The interview results regarding the efficacy variable strengthen the results of statistical analysis in Table 2. Initially, the teachers’ understanding of violence against students was limited to physical violence. The educational methods that the teacher experienced as a child also formed the perspective that physical punishment is an effective punishment in educating students. The emergence of cases of physical violence, which led to legal consequences confused that teachers could not educate students as they usually do, due to limited knowledge on how to educate and shape student behavior. Teachers feel worried that applying sanctions or punishment to students will lead to problems with parents. The training program attended by the teacher opens a new perspective on classroom management and student handling. They are given knowledge the of how to condition classes and study various cases of learning disability that is often experienced by students. This increased the teachers’ insight into how to deal with and handle

Table 4. Qualitative analysis of each variable
Bullying Empathy Emotion Regulation Teaching Efficacy
Initial Interview There is a presumption that educating students using verbal and physical aggression is normal. This aggression occurs in order to drive students to behave better.
Teachers perceive that the only way to shape a student’s behavior is through harsh verbal warnings and physical aggressiveness.
Teachers do not fully understand the psychological conditions and cognitive abilities of students, which leads the teachers to generalize students’ conditions.
This elicits the same responses from teacher to all students regardless of the root of the problem.
This attitude causes teachers to become emotional when facing students who are not ableto master the taught subjects. This condition leads to discriminative behavior that leads to bullying.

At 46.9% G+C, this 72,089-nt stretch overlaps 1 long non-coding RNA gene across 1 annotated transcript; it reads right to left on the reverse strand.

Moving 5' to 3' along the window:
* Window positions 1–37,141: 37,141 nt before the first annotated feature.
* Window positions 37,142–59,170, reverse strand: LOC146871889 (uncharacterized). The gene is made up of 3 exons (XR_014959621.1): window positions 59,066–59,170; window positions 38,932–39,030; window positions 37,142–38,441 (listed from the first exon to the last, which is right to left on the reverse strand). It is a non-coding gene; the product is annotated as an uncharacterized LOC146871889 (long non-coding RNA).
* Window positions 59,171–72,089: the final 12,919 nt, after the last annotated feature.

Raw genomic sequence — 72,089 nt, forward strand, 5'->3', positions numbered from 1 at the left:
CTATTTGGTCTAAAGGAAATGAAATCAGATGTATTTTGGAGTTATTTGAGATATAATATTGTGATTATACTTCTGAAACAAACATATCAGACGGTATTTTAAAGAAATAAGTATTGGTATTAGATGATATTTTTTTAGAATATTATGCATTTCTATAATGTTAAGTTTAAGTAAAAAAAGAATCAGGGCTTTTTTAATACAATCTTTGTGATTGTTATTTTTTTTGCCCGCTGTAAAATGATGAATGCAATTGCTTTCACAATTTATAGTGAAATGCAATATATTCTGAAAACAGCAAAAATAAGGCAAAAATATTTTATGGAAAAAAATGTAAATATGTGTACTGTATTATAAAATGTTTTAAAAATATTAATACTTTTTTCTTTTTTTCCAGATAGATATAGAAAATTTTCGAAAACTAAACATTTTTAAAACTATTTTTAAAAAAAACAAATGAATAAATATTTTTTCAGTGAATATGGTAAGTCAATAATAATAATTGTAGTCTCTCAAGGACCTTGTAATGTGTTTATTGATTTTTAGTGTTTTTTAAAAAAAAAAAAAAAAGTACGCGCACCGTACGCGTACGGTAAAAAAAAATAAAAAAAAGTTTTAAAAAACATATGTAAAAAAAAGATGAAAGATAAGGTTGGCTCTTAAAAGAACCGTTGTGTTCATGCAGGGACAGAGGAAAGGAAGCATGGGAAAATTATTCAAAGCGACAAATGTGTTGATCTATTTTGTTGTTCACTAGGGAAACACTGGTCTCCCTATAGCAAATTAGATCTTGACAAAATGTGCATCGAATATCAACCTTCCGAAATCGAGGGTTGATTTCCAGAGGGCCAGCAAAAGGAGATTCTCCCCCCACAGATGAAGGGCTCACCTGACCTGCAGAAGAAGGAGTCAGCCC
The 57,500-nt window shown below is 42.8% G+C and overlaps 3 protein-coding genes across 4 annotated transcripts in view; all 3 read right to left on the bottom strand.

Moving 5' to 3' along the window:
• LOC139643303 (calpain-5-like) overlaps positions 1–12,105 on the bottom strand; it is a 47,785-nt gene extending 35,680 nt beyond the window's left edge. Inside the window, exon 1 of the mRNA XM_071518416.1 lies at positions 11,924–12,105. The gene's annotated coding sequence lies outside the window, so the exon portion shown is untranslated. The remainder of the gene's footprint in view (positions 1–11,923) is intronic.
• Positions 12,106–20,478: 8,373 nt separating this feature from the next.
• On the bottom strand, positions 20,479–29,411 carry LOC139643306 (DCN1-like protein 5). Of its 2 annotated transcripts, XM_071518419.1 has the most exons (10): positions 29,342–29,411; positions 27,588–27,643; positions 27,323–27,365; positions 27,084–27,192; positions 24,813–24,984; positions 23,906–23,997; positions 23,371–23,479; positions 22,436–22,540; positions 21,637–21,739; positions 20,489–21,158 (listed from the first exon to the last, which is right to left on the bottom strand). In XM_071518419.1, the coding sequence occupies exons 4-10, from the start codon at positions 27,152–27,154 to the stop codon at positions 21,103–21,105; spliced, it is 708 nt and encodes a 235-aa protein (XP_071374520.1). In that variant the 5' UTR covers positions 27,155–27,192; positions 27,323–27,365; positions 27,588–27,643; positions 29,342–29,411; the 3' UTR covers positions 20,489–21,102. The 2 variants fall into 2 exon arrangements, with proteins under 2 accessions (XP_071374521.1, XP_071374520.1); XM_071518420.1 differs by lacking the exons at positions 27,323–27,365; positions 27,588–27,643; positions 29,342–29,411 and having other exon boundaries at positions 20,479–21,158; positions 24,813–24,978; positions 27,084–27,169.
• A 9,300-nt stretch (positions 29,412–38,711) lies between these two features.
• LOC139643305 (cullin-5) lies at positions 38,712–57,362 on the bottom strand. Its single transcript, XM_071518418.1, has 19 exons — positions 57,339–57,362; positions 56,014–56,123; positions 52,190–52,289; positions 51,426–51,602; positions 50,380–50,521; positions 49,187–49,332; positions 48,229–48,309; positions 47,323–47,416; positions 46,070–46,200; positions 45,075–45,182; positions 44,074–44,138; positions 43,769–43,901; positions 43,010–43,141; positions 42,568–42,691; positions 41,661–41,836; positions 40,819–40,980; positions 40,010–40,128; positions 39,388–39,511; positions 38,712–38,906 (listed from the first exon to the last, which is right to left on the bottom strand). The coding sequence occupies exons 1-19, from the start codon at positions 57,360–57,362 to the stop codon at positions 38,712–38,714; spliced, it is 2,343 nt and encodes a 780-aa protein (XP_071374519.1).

Teachers often feel discomfort, anger, and confusion when students have difficulty understanding the subjects being taught. These feelings emerge largely due to the teachers’ concerns about students not achieving the learning objectives of the subject, with a particular concern regarding students being below the passing gradedetermined by the school.
Teachers recognize that personal and household conditions of the teacher affect their emotional state at school. This awareness has not been followed by the ability to isolate the problems that occur at home and those that occur at school, which leads to teachers’ emotional reactions at school when an unpleasant event causedby the students occurs.
Emotional reactions shown by teachers in schools are often overreacted and disproportionate.
Teachers avoid violence because it has become a school rule. On the other hand, they experience confusion due to their understanding that physical and verbal aggressiveness is natural and effectivein their efforts to educate students.
Teachers tend to be permissive to the behavior of students who break the rules, because they are afraid to take action that will eventually lead them to deal with law enforcement.
Teachers tend to display verbal aggressivity, both consciously or unconsciously. Examples of verbal aggressivity carried out by teachers are: making fun of students who cannot complete a problem in front of the whole class; emotional yelling to calm a loud classroom.
Interview after training Teachers understand the forms of bullying and how iteffects students
Teacher realize that the bullying behavior displayed by a teacher is an example for students to do the same to their friends
Teachers understand the importance of knowing the background of students who have cognitive and behavioral problems. By understanding the condition of students, teachers can be more sensible in their attitude and behavior.
Some teachers have begun theattempt to understand the conditions of their students, but because of their limited knowledge of students’ learning difficulties, teachers were often confused in determining their attitude towards the problem.
In some cases, the main targets of learning that must be achieved tend to force teachers to ignore the need to understand students’ conditions.
The assumption that parents have a greater role in overcoming their children's problems also contributes to this neglect.
Teachersexperience the positive impact of the emotion regulation technique taught during training. Teachers begin to learn to separate personal problems from their role as a teacher.
But despite feeling the positive impact of the techniques learnedduring training, it seems that the routine implementation in everyday life is still rarely done.